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Recent Posts

President Trump Designates April “Second Chance Month”

President Trump Designates April “Second Chance Month”

President Trump on March 30 named April 2018 “Second Chance Month,” urging communities to raise awareness about preventing crime and providing people who have completed their prison or jail sentences with “an opportunity for an honest second chance.”

Congress Approves FY18 Funding Levels for Criminal Justice Programs

Congress Approves FY18 Funding Levels for Criminal Justice Programs

Recently, the U.S. Congress approved the $1.3 trillion Fiscal Year 2018 Omnibus Appropriations bill that would set government funding through Sep. 30, 2018. The bill provides $30.3 billion for the Department of Justice and includes $2.9 billion for various state and local law enforcement assistance grant programs.

Announcements

Webinars

Young Adult Justice: Emerging Research and Innovative Practices

Young Adult Justice: Emerging Research and Innovative Practices

In this webinar, representatives from the National Reentry Resource Center and the New York City Department of Probation discuss emerging research and innovative practices related to improving outcomes for young adults in the justice system. Drawing on guidance gathered at a 2017 convening of practitioners, policymakers, and researchers hosted by the CSG Justice Center and the Harvard Kennedy School, the CSG Justice Center developed Do’s and Don’ts for Reducing Recidivism Among Young Adults in the Justice System—a resource that details proven and promising practices for working with the young adult population.

Reducing Barriers to Employment—Building Partnerships with Civil Legal Aid

Reducing Barriers to Employment—Building Partnerships with Civil Legal Aid

This webinar explores how civil legal interventions can reduce the number of obstacles to employment facing jobseekers who have criminal records by helping them expunge or seal old records, reinstate driver’s licenses, modify child support orders, and secure certificates of rehabilitation.

Responding to the 2018 Second Chance Act Comprehensive Community-Based Adult Reentry Grant Program Solicitation

Responding to the 2018 Second Chance Act Comprehensive Community-Based Adult Reentry Grant Program Solicitation

In this webinar, officials from the U.S. Department of Justice’s Bureau of Justice Assistance and the National Reentry Resource Center review the Comprehensive Community-Based Adult Reentry grant program and application process. These grants are designed to support community- and faith-based organizations in developing and implementing comprehensive and collaborative programs that reduce recidivism of people who are reentering communities from incarceration who are at medium to high risk of reoffending.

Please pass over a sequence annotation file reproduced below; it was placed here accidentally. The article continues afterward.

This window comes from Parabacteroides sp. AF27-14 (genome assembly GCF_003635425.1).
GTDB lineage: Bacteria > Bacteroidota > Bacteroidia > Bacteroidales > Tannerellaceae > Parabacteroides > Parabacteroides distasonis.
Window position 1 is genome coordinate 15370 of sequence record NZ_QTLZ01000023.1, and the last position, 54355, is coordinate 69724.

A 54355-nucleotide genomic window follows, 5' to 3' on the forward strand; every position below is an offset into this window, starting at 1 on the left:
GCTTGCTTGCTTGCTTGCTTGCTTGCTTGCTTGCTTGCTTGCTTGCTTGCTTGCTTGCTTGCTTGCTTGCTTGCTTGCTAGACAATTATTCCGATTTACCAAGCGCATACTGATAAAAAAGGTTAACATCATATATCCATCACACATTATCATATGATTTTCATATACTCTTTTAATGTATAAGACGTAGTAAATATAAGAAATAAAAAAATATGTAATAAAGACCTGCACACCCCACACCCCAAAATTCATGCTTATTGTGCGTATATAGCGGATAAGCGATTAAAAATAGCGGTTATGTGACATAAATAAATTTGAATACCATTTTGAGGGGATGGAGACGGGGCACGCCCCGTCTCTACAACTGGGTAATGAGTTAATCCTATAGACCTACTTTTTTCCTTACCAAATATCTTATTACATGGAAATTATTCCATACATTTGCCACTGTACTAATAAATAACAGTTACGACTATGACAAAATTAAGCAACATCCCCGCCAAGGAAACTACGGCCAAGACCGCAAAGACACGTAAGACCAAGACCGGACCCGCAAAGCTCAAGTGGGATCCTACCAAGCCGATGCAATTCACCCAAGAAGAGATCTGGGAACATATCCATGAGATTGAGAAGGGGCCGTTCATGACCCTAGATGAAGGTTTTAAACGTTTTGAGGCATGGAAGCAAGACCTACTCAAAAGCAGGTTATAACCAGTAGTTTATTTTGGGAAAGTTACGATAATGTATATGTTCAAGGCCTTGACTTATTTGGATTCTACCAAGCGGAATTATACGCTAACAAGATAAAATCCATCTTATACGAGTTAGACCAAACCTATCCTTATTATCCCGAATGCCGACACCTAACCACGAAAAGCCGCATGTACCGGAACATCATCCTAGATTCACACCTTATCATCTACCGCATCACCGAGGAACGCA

Publications

Corrections-Based Responses to the Opioid Epidemic

Corrections-Based Responses to the Opioid Epidemic

This report from the Vera Institute of Justice examines New York State’s overdose education and naloxone distribution program and what lessons it can offer related to corrections-based responses to the opioid epidemic.

Advancing Sensible Justice in Tennessee

Advancing Sensible Justice in Tennessee

This report from the Beacon Center of Tennessee features stories of people affected by the current state justice system and focuses specifically on juvenile justice, occupational licensing, and incentives.

Recent headlines

Re-Entry Week Programs for Formerly Incarcerated

Project Fresh Start helps formerly incarcerated people with employment, housing and medical referrals, getting identification, substance abuse and mental health, pardons and others areas to get them back into the community.

How Cities Can Reduce Recidivism for Young Adults

Young adults account for a disproportionately high percentage of arrests and are the most likely age group to commit violent crimes and reoffend. Meanwhile, scientific research has demonstrated that young adulthood is a distinct period of development during which significant growth and change occurs.

New-Crime Recidivism Rates Continue to Show Modest Improvement

New-arrest recidivism and return-to-prison recidivism are two of the four ways the report counts recidivism rates. It also counts two other categories related to new crimes—new convictions and new sentences. These categories overlap since, for example, anyone who is sentenced also has been arrested and convicted.

Life After ‘17 to Life’

The photographer Joseph Rodriguez has been documenting crime and punishment in California for years and recently focused his gaze on the migration home, in Stockton — a barren outpost in California’s Central Valley.

CO Community-Based Reentry Program Lowers Recidivism: Study

A new Urban Institute report on a Colorado program called Work and Gain Education and Employment Skills (WAGEES) program, suggests the role played by communities affected by crime in developing their own public safety strategies is consequential.